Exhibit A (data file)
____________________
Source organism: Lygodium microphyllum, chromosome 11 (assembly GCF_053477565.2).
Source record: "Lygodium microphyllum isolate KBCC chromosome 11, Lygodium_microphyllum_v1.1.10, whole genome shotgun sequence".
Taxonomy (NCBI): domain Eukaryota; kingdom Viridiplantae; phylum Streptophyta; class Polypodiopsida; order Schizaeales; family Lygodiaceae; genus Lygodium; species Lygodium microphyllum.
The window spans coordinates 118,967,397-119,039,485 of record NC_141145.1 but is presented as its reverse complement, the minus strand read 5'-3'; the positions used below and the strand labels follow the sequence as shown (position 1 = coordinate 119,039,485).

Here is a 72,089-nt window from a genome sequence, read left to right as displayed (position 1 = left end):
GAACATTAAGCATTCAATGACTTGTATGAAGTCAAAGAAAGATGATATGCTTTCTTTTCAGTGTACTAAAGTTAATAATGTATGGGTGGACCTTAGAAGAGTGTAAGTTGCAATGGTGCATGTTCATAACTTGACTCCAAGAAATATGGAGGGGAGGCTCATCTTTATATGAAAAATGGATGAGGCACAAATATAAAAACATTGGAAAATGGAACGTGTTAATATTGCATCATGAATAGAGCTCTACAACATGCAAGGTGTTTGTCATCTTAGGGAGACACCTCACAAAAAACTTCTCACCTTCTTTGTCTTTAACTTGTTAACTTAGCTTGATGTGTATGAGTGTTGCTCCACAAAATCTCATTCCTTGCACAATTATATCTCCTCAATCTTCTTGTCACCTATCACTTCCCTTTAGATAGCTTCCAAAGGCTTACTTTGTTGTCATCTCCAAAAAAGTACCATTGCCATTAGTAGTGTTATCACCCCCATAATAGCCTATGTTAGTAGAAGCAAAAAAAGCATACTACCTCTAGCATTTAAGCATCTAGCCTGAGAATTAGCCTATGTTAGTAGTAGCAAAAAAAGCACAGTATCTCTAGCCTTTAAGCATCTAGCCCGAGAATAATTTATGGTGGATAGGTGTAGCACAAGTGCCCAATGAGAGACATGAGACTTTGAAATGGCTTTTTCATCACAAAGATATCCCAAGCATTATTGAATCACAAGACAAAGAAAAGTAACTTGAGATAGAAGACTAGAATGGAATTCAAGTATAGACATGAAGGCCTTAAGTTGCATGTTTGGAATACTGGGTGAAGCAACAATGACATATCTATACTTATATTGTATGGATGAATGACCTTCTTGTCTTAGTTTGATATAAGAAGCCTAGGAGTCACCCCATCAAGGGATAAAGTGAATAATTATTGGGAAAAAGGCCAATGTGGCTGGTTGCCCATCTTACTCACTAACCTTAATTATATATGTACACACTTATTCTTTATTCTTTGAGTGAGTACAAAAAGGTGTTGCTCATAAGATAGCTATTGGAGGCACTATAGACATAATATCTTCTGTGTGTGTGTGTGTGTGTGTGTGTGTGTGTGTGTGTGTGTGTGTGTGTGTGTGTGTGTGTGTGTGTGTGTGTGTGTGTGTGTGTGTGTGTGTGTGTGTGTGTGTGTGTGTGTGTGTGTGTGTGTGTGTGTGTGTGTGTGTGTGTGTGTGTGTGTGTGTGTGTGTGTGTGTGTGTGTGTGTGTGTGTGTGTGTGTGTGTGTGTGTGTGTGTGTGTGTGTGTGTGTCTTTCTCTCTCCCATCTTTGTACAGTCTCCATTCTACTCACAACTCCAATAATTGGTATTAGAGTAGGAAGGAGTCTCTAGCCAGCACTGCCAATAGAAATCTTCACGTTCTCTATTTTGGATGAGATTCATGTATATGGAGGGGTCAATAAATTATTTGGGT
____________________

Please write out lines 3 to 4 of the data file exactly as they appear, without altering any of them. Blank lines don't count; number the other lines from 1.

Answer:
Taxonomy (NCBI): domain Eukaryota; kingdom Viridiplantae; phylum Streptophyta; class Polypodiopsida; order Schizaeales; family Lygodiaceae; genus Lygodium; species Lygodium microphyllum.
The window spans coordinates 118,967,397-119,039,485 of record NC_141145.1 but is presented as its reverse complement, the minus strand read 5'-3'; the positions used below and the strand labels follow the sequence as shown (position 1 = coordinate 119,039,485).